A newly-released report from the Economy Ministry shows that the Russia-Ukraine war has taken a US$4.94-billion toll on Argentina’s trade balance due to a “general price shock” that mostly affected the agricultural and fuel sectors.
Using data collected in 2022, the document shows that the energy deficit was projected to be US$3.75 billion higher than the US$1.99 billion forecast before the Kremlin launched a full-scale invasion of Ukraine in February a year today. Concretely, the cost of imports reflected the surge in Bolivian gas by 114%, liquified natural gas by 233% and gasoil by 85%.
As for the agricultural sector, international prices of soy surged by 9.4%, wheat’s did so by 33.7% and corn’s by 17.8%. Argentina exported US$617 million more than the forecasted US$30.18 billion, which did not make up for the loss in energy imports.
The international price increase in grains was caused due to the restriction in Russian and Ukrainian exports. Together, these countries concentrate 30% of wheat and 20% of corn exports globally. The price of agricultural goods was also affected by price rises in natural gas,which is necessary for the production of nitrogen fertilizers.
The report disclosed that import and export transportation costs also went up. The country had forecasted a US$3 billion expenditure in freight charges before the war, but current projections are US$4.8 billion.
The war also had a fiscal cost — the report claims that 2022 energy subsidies were AR$1.79 billion, a AR$587,934 million increase from 2021.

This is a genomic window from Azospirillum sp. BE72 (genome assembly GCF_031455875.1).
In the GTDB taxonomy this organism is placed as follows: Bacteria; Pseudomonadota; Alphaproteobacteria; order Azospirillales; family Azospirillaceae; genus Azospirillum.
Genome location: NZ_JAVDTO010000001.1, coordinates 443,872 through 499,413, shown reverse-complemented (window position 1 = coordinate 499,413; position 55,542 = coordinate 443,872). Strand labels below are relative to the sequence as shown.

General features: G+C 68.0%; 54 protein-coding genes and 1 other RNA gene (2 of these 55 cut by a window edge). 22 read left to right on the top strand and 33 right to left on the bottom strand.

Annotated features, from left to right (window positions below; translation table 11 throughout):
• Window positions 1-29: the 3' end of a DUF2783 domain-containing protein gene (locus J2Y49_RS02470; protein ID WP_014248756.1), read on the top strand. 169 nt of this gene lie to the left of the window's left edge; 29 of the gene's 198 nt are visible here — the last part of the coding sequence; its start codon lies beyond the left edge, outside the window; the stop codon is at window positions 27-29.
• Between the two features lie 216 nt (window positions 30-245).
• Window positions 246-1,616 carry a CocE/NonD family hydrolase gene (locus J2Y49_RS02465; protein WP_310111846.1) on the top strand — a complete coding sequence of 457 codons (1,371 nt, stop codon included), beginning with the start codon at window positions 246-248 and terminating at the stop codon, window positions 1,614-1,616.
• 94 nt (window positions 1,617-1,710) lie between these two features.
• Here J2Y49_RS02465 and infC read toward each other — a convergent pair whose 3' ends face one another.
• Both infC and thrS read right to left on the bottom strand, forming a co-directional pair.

In total, energy imports went up compared to 2021. Had the prices been the same as in 2022, total fuel imports would have been US$9.03 billion. However, projections in the report put them at US$13.27 billion, a US$4.24 surge in imports and therefore, an increase of the necessary international reserves, a scarce commodity in the country.
Calls for global financial readjustment
Today, Economy Minister Sergio Massa called for the International Monetary Fund (IMF)’s to change their surcharge policy at the G20 summit in the Indian city of Bengaluru, describing Argentina and other countries an “economic victim” of the Ukraine-Russia war.
“The same countries that call for the seriousness of the war damages to be on the agenda should ask their leaders in multilateral organizations to listen to us as economic victims of those damages,” he said.
This is not the first time Massa makes this claim. “Argentina complied with its program, but the IMF is not complying with Argentina by not reviewing how they are going to compensate the countries that paid the cost of the war [between Ukraine and Russia] with their economy,” the Minister said back in January.